Rifle mother gets 32 years for daughter’s drug-induced death
Sobbing as she took the stand before Garfield County District Judge Denise Lynch Friday morning, Stephanie Alvarado took full responsibility for her young daughter’s death.
“The day I laid my child to rest, I wanted to go into the ground next to her,” she said in a prepared statement. “I didn’t want to leave her alone in the dirt.”
Alvarado, accused in 2019 of not seeking medical attention for her 5-year-old daughter, Sophia Larson, after she fatally ingested bong water contaminated with methamphetamine, was convicted of second-degree murder and sentenced to 32 years in prison. With additional felony charges, Alvarado was originally facing up to 48 years behind bars.
Alvarado was also sentenced to an additional three years for felony trespassing, a sentence which will run concurrently with her murder case.
“I am beyond sorry for contaminating your life with such raw and blunt pain,” Alvarado, speaking to her departed daughter, said. “There are no words to choose what has been done — her loss is beyond redemption.”
Alvarado previously expressed concern that she could lose custody or possibly face criminal charges if she had called authorities.
But that is not the case, Ninth District Attorney Jeff Cheney said.
In an email Friday, Cheney wrote that Colorado Statute 18-1-711 provides immunity for persons who suffer or report an emergency drug overdose. The provision aims to better notify the public and motivates members of the public to immediately get medical attention for persons suffering an overdose without fear of criminal prosecution for drug possession or drug use.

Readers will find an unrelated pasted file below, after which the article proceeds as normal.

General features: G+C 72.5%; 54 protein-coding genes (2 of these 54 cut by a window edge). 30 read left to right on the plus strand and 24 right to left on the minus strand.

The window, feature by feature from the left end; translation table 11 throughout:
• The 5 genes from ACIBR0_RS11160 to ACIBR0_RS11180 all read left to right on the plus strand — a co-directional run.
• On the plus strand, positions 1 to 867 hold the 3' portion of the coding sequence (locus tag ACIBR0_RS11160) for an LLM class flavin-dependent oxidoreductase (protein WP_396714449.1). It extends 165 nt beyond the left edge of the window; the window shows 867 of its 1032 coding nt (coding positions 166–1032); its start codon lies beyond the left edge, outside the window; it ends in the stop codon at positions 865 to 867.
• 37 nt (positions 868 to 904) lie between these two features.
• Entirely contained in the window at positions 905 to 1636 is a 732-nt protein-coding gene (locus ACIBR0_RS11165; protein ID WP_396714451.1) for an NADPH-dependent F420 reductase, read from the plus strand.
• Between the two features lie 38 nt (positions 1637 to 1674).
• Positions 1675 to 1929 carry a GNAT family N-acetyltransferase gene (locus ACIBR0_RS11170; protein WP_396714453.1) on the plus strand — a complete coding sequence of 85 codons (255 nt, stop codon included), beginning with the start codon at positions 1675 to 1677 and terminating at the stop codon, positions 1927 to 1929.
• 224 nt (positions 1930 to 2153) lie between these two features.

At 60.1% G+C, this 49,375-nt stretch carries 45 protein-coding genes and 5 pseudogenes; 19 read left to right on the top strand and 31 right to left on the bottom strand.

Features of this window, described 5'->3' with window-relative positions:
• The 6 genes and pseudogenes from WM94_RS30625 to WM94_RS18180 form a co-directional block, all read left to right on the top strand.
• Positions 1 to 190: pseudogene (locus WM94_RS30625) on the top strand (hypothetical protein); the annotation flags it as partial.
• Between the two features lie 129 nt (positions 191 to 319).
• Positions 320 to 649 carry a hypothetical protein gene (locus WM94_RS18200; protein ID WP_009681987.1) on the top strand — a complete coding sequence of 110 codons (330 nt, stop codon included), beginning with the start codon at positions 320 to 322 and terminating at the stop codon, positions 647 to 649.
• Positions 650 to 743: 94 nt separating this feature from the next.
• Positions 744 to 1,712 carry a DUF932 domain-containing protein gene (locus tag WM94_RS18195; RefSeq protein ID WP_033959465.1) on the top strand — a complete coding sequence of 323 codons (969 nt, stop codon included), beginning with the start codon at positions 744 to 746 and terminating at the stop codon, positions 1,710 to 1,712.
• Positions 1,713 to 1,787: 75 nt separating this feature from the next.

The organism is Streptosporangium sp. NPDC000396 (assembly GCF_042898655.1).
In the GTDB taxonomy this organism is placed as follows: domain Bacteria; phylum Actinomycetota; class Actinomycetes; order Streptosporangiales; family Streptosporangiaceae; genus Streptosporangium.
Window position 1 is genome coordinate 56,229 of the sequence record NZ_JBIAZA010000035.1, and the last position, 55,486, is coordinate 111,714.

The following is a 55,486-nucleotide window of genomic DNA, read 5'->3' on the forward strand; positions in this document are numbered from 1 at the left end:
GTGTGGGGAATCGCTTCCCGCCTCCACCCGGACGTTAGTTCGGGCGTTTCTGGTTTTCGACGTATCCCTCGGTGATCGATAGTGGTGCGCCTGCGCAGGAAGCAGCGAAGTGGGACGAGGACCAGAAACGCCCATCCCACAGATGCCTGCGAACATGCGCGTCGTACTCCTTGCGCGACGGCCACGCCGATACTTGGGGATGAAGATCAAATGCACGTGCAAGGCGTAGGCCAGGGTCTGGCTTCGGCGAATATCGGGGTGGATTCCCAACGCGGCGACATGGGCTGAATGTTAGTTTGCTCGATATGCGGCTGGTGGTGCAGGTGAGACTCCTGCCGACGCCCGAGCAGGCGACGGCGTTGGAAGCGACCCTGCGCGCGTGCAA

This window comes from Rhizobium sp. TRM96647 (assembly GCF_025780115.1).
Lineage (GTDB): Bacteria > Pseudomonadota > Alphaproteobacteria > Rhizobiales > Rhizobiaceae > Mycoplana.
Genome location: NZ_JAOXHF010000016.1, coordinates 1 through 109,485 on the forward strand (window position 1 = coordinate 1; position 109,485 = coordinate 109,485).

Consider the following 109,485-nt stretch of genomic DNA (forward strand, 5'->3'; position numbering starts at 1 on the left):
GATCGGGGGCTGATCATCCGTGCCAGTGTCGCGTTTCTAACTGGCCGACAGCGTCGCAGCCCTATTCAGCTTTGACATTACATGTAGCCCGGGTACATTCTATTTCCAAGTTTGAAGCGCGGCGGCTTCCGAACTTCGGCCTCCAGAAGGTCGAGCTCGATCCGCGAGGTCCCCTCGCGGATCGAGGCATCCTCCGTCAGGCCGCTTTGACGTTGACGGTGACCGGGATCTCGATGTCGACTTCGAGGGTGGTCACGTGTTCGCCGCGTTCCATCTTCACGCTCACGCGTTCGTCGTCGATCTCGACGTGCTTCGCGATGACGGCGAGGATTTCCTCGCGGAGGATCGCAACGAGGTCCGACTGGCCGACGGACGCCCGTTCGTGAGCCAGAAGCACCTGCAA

The provision was put in place by the Colorado Legislature in 2016 in an effort to save more lives by providing medical attention as soon as possible.
In her closing statement before handing down the substantial sentence, Lynch said Alvarado’s second-degree murder case was especially aggravated, being she “cared more about getting high on meth than taking care of her daughter.”
“Sophia suffered for over three hours before any attempt was made to get her to the hospital,” Lynch said. “There were three adults in that home and not a single one of them sought medical attention for Sophia.”
Lynch said after Larson ingested the water, she said “yuck” and went to bed.
“Sophia woke up a short time later, then was acting erratic — she was jittery, she was running around, her eyes were crossing, she was shivering, she turned blue and was in and out of consciousness,” she said.
According to arrest records, Alvarado was using meth with her cousin, Daniel Alvarado, and another accomplice, Bertha Ceballos-Romo on Dec. 11, 2019. During this time, Larson had unknowingly picked up and drank a container with water containing the Schedule III narcotic. The accidental ingestion led to Larson’s death, according to the Garfield County Coroner’s Office.
Alvarado would later tell authorities she did not initially seek medical attention for her daughter out of fear of losing custody, the Post Independent previously reported. Alvarado was initially charged with child abuse resulting in death, a class-two felony.
On Feb. 26, 2020, Alvarado was again arrested after she broke into the home of Larson’s father, Alec Larson, and attacked him. She faced several charges from the incident including felony burglary, criminal trespass, and violating bail bond conditions, and misdemeanor assault and criminal mischief.
Alvarado has since pleaded guilty to charges in both cases. Larson also addressed the court in the Friday sentencing hearing.
Alvarado, in her court statement, described the morning of Dec. 11, 2019 as “sick” and “twisted,” and that it’s something she will never forget. She also said, “I would willingly trade places with (Sophia Larson) in a heartbeat.”
“There is no forgiveness for placing her life in jeopardy,” Alvarado said. “The cold-blooded truth was, I was ignorant, afraid and oblivious that her life was in danger. I’m a selfish mother for neglecting Sophia Larson’s safety.”
Lynch said Alvarado so far has served 339 days of pre-sentence imprisonment, which will be added to both cases. Alvarado has 15 days to respond and object to the sentencing, if she chooses to do so.
“This was a senseless and very tragic death and I’m sorry for all,” Lynch said. “It could’ve been avoided had they not been high. It could’ve been avoided had they just taken simple steps of calling 911 or taken her to the hospital.”
Alvarado is now officially remanded to the Colorado Department of Corrections.
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